Zimbabwe finance minister on Monday said the word “de-dollarization” does not exist in economic terms. In 2009, Zimbabwe “dollarised” the economy by allowing the US dollar and other foreign currencies to be used as legal tender in the country after hyperinflation decimated the value of Zimbabwe’s sovereign currency. The southern African nation ended dollarisation in June 2019 after it outlawed the use of foreign currencies in local transactions in a bid to defend a fledgling interim sovereign currency.
This paved the way for the new Zimbabwean dollar, which formally entered circulation last month. “The de-dollarisation plan, can I persuade you, there is no economic term that’s de-dollarisation, there is no economic term like that it does not exist, so I am not willing to be persuaded that we should be thinking that way,” Finance minister Mthuli said during an online media conference. “We must be pragmatic, we have introduced a domestic currency, the question is it being accepted, stable is it being used for transactions that’s what we have done. So it’s not an issue of de-dollarisation or re-dollarisation.”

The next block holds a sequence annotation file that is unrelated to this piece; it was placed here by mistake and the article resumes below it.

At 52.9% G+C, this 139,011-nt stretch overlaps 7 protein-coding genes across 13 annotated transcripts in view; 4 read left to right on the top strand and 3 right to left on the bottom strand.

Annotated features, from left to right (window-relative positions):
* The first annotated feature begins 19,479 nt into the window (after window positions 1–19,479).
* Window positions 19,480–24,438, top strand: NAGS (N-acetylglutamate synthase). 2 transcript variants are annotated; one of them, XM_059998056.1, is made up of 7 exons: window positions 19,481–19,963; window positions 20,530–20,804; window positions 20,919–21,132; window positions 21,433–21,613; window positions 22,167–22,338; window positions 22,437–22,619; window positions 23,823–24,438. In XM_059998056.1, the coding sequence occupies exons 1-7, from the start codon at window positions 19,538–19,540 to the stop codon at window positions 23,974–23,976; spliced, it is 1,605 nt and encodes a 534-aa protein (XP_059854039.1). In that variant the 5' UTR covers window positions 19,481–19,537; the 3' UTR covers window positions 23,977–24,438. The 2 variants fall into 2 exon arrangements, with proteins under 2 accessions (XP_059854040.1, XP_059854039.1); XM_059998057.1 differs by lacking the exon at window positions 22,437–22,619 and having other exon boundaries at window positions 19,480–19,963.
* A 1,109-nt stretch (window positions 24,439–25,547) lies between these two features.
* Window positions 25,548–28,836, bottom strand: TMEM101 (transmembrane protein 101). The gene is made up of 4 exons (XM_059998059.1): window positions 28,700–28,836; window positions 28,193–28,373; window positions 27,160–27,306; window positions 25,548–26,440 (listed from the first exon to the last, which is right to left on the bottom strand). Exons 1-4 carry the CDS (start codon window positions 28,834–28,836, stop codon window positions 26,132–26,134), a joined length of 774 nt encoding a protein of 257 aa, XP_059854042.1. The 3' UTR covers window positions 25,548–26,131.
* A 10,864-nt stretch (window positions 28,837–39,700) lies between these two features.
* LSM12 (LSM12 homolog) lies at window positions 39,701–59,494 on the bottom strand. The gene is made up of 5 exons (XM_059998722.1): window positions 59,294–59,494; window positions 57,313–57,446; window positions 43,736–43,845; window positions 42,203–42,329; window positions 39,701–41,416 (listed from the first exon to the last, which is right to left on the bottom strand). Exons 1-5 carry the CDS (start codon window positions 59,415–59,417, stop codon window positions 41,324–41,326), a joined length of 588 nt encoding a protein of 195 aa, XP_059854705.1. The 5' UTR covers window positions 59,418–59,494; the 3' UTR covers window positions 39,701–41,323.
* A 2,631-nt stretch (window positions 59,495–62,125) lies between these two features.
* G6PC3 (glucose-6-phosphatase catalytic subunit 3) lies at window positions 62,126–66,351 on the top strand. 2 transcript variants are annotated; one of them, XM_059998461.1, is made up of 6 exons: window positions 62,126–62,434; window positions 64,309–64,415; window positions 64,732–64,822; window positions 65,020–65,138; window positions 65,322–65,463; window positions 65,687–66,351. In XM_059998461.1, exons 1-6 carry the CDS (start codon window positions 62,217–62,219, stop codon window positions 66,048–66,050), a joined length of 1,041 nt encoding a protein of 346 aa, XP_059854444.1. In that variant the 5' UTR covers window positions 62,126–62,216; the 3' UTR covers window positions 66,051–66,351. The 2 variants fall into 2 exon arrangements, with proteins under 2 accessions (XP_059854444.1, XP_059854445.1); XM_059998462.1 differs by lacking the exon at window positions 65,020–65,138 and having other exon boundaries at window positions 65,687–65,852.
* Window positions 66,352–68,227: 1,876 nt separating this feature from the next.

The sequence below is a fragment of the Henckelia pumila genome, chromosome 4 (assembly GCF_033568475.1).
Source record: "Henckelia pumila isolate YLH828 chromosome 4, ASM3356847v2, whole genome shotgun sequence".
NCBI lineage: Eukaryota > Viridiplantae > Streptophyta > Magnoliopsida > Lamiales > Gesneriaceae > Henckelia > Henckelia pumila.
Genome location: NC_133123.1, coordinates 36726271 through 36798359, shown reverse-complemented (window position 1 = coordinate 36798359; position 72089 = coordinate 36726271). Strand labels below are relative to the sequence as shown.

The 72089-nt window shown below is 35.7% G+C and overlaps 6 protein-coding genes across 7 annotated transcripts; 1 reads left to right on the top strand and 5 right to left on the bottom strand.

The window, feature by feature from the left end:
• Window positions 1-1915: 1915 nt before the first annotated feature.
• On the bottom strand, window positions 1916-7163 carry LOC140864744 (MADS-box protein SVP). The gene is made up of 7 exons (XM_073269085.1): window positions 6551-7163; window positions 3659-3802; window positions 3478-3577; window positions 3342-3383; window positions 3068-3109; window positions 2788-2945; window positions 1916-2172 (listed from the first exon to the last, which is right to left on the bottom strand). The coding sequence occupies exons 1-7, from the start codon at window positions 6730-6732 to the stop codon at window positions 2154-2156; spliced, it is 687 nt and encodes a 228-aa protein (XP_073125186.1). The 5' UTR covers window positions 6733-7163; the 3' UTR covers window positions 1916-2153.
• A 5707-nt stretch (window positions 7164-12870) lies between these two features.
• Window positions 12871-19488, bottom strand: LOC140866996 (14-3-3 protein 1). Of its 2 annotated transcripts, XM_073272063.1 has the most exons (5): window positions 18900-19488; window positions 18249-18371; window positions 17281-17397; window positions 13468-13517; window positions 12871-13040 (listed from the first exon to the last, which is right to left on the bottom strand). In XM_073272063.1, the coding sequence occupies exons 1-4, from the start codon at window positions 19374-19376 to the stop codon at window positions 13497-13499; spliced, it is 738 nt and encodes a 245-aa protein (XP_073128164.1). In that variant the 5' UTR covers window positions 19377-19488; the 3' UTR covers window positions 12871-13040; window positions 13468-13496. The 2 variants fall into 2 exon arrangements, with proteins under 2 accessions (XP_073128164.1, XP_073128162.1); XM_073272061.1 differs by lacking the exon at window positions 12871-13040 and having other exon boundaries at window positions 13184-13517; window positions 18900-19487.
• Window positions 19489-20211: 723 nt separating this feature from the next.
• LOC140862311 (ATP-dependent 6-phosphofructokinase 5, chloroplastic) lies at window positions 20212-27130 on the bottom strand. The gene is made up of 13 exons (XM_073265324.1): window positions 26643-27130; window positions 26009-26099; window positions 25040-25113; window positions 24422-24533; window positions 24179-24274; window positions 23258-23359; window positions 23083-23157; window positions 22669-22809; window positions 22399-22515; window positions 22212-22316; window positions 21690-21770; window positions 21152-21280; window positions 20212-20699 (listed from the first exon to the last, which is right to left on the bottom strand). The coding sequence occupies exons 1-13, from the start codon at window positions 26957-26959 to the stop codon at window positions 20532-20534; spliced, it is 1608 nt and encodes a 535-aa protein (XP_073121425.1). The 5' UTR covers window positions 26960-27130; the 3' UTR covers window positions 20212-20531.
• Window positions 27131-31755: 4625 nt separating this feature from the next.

Ncube said: “We want citizens to use our domestic currency because that’s the only way we can ensure that monetary policy works as a macroeconomic tool alongside fiscal policy for a full bouquet of macroeconomic”. “So I am not worried about this de-dollarisation debate and so forth, that’s why you find that in public including today, I rarely use this phrase because it’s not economic phrase before I became minister I wasn’t even aware of it, it doesn’t exist and I have written 14 books in economics none of those books have got this word de-dollarisation it don’t exist.”
“So please abandon this debate and focus on stability on the Zimbabwe dollar monetary policy fiscal policy that’s economics,” he added. Zimbabwean dollar prices charge constantly with the movements on the parallel market, piling more pressure on local producers to adopt a currency that brings stability and certainty.